This refers to a dropped rather than hooded lid, though the two can occur at the same time as they are usually both age-related conditions. Here too there have been developments, starting with the development of a posterior and anterior approach 40 years ago but now with a change in the anaesthetic. Rather than sedation or general anaesthetic, ptosis surgery is now performed with the patient fully awake and with only minimal local anaesthetic. This is to enable movement of the eyes and lid during surgery so that the height of the lid can be set correctly and symmetrically. This allows for less downtime, less swelling and bruising, shorter patient stays and better judgment of the aesthetics. So, aesthetic surgical advances are not limited to just the surgeon but to the entire perioperative care.
Teaching has also improved – there are some droopy lids that can suggest very serious underling medical problems. Every medical student will now know how to recognise these due to improved online and in-person teaching. We contribute to this safety aspect of surgery by running our own surgical training course for plastic surgeons in Cambridge.⁵
Some surgeons are happy to perform the same operations and treatment algorithms they were taught during their own training, sometimes decades ago. But the best surgeons adapt and develop new skills. One thing that we believe we have done well at FaceRestoration is to embrace new technology. We invested early on in 3D photographic imaging to be able to demonstrate objective effects of our treatments to patients. It is remarkable how pleased patients will be after a treatment and then grow used to their new appearance. Being anchored in time with good photography helps remind patients where their journey started and probably helps all of us avoid doing too much.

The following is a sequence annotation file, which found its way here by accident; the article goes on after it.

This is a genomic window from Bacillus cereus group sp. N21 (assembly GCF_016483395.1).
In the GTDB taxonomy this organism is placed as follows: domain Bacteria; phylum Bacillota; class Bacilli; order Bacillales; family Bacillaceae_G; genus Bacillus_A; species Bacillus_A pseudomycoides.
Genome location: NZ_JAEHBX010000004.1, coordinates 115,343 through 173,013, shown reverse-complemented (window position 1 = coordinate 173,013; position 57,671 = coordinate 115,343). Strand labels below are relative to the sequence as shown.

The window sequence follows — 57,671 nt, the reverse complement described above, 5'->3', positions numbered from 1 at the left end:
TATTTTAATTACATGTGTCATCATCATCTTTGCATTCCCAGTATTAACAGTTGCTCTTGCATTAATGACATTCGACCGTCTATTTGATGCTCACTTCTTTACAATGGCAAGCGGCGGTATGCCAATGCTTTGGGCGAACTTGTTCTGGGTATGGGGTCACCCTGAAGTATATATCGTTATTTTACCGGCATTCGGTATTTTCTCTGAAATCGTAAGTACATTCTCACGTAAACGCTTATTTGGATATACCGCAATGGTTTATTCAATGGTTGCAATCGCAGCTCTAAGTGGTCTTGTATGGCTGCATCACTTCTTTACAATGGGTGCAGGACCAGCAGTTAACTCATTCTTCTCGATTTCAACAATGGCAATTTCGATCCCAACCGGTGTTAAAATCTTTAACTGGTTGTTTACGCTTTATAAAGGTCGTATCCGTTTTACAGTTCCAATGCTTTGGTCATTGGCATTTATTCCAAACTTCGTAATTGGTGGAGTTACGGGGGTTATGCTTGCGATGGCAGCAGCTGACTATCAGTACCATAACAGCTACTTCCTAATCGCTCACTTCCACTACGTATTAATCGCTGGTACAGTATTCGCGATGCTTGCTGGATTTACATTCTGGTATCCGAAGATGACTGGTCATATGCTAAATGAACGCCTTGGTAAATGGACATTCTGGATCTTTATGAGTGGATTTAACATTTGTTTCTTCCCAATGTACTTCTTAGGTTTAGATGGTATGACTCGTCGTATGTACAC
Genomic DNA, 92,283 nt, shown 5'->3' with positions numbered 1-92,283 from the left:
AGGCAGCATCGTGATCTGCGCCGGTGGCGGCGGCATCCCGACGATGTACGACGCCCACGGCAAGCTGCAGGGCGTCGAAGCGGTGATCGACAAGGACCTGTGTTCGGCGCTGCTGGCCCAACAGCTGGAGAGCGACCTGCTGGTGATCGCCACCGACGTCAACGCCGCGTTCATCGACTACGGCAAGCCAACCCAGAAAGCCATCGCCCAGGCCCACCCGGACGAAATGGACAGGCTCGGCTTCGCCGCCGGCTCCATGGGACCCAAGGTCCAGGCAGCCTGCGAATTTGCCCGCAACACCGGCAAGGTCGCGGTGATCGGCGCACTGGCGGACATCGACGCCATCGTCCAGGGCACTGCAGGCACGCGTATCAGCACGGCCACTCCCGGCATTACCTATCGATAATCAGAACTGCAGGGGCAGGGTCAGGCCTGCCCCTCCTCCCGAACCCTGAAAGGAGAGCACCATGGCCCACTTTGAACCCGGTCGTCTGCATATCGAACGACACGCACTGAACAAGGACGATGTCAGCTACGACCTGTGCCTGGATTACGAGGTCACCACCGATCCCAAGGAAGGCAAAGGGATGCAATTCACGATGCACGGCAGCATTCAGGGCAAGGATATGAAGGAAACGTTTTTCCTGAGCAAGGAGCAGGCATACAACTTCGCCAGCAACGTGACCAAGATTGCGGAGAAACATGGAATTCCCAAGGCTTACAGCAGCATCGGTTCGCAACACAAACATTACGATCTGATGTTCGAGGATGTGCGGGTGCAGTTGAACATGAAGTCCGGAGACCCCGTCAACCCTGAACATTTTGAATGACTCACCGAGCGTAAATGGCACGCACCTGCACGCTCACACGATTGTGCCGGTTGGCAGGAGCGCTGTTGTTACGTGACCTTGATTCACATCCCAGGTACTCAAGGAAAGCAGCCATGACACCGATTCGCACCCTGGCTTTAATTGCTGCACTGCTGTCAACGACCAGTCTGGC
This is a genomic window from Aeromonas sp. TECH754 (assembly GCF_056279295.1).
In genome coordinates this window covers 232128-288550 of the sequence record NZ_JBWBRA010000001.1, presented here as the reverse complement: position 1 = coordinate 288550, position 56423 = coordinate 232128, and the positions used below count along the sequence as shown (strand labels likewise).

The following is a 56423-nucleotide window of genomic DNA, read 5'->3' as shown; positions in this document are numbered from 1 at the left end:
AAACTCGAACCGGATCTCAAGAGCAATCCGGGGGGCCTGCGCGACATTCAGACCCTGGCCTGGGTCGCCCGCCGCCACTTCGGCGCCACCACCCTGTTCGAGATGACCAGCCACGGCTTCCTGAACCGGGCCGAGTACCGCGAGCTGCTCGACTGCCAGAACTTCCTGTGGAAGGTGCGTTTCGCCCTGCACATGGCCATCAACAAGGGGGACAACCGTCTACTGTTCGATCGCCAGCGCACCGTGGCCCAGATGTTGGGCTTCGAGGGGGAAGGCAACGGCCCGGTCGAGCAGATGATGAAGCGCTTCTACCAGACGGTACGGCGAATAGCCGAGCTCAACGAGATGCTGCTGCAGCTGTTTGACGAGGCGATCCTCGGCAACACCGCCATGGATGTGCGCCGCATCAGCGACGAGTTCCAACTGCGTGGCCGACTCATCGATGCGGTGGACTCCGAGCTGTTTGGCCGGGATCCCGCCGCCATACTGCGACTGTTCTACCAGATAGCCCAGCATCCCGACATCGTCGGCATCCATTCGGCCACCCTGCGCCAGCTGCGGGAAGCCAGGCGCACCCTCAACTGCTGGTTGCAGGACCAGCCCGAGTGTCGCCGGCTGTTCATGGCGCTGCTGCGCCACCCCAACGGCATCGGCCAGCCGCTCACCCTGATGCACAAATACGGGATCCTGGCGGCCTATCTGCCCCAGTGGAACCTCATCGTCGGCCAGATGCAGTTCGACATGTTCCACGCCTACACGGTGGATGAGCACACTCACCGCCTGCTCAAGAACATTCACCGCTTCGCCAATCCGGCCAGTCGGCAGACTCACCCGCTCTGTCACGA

Despite leaving the NHS, we have both remained engaged in research to ensure that we are delivering the best and latest treatments for our patients. One such result has been the Scars-less approach to surgery, which is our trademarked means by which we are able to perform surgery that will scar less, as well as the patent-pending perioperative and daily use professional antimicrobial spray Purifeyes. This is an exciting development, because though hypochlorous has potent anti-microbial and anti-viral properties, as a powerful molecule it is also unstable. Working together with a medical manufacturer we were able to create a format that can be used straight on the eyelids and eyes, which does not sting and remains stable. We now use it when we remove sutures and to help reduce inflammation after surgery, as well as aftercare for all our patients undergoing injectable treatments with hyaluronic acid filler.
We have also kept up to date with new technology. New forms of hyaluronic acid fillers are able to achieve long-lasting lifts which older versions could not. We are able to achieve much of our facial rejuvenation without surgery in a clinic appointment. Patients get a fresher, rejuvenated look with an improved periocular appearance, all without local anaesthetic, bruising or any downtime.
Especially now thanks to covid-19, we are seeing changes in the periocular and facial aesthetic sector – it is no longer the preserve of women. Encased in their masks for a year, and with many out of work and feeling low, men too have found that they can feel better when they look five to 10 years younger. For some men, looking in the mirror can be considered a bit “unmanly”, but no one has been able to escape the picture of themselves emanating from zoom screens.
1. Facial Topography: Clinical Anatomy of the Face by Joel E Pesa, Rod J Rohrich. Quality Medical Publishing, Inc., St. Louis, Mo: 2012.
2. Buckminster Fuller (1895-1983) an American architect, systems theorist, author, designer, inventor and futurist used the word ‘tensegrity’ to describe a structure whose form relies both on compression and tension.
3. Murthy R, Roos JCP, Goldberg RA. Periocular hyaluronic acid fillers: applications, implications, complications. Curr Opin Ophthalmol. 2019 Sep,30 (5):395 – 400.
4. Murthy R, Roos JCP, Goldberg RA. Periocular hyaluronic acid fillers: applications, implications, complications. Curr Opin Ophthalmol. 2019 Sep,30 (5):395 – 400.